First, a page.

In 1865, the eminent American journalist and abolitionist Frederick Douglass delivered a lecture called “Pictures and Progress”, in which he discussed the role of photography in exposing the evils of racism and slavery. Referring to Louis Daguerre, he pointed out that “men of all conditions and classes can now see themselves as others see them, and as they will be seen by those who come after them,” and that “man is the only picture-making animal in the world. He alone of all the inhabitants of earth has the capacity and passion for pictures.”

“Dissatisfaction with the womanly rôle,” the psychologist Alfred Adler wrote in Understanding Human Nature (1927), “is … more evident among [women] who escape from life because of some so-called ‘higher reasons’. Nuns, or others who assume some occupation for which celibacy is an essential, are a case in point.” Adler, of course, was not judging such women negatively, as he felt that women should not have to be controlled by the patriarchal nature of 20th-century society and that they should be able to develop their own roles.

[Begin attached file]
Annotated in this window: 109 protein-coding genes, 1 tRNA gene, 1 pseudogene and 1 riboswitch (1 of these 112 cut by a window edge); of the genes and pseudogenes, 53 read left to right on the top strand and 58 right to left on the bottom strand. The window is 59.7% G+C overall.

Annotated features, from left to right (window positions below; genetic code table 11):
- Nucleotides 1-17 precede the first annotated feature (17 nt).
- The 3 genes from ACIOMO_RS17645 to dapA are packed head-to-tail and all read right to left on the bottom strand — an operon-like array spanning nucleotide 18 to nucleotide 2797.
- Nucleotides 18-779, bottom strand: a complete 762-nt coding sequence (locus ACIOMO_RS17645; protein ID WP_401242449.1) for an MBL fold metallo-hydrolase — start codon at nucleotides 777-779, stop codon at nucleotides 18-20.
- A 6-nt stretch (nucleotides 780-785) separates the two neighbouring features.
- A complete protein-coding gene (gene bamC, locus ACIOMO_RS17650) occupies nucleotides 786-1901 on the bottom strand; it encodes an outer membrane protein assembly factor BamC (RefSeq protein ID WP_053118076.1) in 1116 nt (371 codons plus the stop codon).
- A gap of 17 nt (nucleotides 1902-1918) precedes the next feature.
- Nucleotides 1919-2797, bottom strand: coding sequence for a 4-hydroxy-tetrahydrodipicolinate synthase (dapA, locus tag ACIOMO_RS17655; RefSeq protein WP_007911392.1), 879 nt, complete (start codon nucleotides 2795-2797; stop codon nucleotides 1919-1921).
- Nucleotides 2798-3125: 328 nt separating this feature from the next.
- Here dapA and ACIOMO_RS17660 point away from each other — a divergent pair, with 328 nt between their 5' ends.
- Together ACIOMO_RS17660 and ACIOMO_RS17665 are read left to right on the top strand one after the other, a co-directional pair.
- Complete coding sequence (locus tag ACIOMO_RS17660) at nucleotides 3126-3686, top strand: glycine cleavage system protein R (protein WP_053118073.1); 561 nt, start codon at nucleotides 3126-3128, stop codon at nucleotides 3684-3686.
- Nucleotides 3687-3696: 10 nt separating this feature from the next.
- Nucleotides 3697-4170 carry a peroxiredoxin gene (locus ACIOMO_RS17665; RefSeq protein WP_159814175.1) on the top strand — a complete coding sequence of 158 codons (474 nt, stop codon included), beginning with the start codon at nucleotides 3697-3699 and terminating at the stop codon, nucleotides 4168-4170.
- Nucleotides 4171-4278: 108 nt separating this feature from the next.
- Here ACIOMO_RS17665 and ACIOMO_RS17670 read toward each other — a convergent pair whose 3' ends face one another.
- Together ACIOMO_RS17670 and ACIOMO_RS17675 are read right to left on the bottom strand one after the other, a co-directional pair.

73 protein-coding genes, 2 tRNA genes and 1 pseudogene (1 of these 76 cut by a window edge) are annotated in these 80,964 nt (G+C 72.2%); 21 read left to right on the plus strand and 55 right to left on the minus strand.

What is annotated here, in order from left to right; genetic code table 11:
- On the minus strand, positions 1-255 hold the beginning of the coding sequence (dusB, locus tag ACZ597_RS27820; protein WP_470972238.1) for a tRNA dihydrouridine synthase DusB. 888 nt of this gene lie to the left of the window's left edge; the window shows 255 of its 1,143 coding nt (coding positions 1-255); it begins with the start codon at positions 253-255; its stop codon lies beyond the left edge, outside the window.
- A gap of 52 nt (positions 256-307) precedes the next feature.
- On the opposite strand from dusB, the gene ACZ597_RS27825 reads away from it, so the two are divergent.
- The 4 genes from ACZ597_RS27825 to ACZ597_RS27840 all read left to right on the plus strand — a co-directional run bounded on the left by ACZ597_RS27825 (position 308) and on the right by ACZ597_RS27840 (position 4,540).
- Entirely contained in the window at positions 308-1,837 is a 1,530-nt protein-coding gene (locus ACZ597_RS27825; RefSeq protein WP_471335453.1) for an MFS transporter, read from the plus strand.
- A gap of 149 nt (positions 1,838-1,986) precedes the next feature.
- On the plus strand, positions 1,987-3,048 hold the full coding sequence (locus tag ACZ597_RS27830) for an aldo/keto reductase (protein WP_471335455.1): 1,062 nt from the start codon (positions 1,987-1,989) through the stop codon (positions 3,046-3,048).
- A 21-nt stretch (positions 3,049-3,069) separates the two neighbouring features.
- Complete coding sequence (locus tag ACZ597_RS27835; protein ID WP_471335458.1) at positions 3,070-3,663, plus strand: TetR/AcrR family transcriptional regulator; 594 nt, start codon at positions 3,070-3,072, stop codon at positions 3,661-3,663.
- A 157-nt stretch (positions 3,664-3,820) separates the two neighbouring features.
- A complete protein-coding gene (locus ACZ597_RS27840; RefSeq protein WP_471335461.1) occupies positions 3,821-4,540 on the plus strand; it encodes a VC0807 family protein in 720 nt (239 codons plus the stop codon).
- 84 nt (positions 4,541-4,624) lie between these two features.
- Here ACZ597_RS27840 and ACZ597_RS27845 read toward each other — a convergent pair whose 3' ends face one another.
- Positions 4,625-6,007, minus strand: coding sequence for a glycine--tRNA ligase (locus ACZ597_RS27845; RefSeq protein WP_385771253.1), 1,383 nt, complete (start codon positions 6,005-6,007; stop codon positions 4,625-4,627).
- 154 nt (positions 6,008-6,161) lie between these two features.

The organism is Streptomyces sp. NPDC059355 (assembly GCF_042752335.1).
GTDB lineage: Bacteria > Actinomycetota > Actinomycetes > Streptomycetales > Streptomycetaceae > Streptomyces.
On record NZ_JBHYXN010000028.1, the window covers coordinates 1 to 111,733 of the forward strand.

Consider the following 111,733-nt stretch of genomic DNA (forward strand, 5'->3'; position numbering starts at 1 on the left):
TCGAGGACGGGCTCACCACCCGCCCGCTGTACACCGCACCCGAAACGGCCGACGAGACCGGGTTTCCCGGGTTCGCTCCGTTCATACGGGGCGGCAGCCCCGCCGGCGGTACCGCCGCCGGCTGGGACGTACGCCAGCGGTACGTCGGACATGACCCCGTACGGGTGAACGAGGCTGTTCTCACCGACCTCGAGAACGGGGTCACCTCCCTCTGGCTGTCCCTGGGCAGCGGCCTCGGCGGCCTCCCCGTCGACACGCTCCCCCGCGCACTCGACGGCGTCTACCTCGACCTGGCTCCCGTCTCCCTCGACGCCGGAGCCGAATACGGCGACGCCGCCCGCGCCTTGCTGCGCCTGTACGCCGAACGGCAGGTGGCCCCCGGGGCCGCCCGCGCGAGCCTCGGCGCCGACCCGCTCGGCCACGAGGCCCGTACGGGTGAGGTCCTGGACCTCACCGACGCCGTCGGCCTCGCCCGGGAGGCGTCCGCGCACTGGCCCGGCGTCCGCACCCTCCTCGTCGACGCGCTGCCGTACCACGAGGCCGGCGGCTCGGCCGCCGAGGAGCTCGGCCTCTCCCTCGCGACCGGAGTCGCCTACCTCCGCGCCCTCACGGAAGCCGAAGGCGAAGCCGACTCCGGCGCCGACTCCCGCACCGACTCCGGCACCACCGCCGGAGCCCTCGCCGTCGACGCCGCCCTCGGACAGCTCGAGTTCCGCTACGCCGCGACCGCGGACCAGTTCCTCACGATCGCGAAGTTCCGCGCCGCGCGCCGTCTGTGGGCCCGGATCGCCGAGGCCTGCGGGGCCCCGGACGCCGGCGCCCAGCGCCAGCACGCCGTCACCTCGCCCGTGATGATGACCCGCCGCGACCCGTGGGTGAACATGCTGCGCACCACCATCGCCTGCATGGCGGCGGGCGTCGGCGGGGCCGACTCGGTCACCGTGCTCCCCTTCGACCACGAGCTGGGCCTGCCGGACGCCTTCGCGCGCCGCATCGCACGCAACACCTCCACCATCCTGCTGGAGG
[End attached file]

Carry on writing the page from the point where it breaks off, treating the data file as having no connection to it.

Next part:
What is Zen? If it were really just enigmatic aphorisms such as “I swallowed up all the Buddhas and Patriarchs / Without ever using my mouth” as an answer to the equally enigmatic question “The ten thousand things return to one; to what does the one return?” then presumably it would have not engaged the West as much as it evidently has.

There’s a common misconception that Tantric yoga is somewhat esoteric, or confined to Tibet. Yet in “The Extasie”, a poem written in 1595 or thereabouts, John Donne writes of a couple who become “by good love … grown all mind.” Buddha Sakyamuni is reputed to have said “If the body is not mastered, the mind cannot be mastered. If the body is mastered, mind is mastered.”

It was 1675, and Londoners were eager to see the King’s Company production of the latest play by John Dryden, playwright and Poet Laureate. Aureng-Zebe, for so it was titled, was a heroic verse-drama written in rhyming couplets based on near-contemporary events in India. It featured an exotic combination of eastern despotism, lust and dynastic rivalry, together with an invented love-story, all of which was bound to satisfy an audience still in the throes of an “oriental” craze.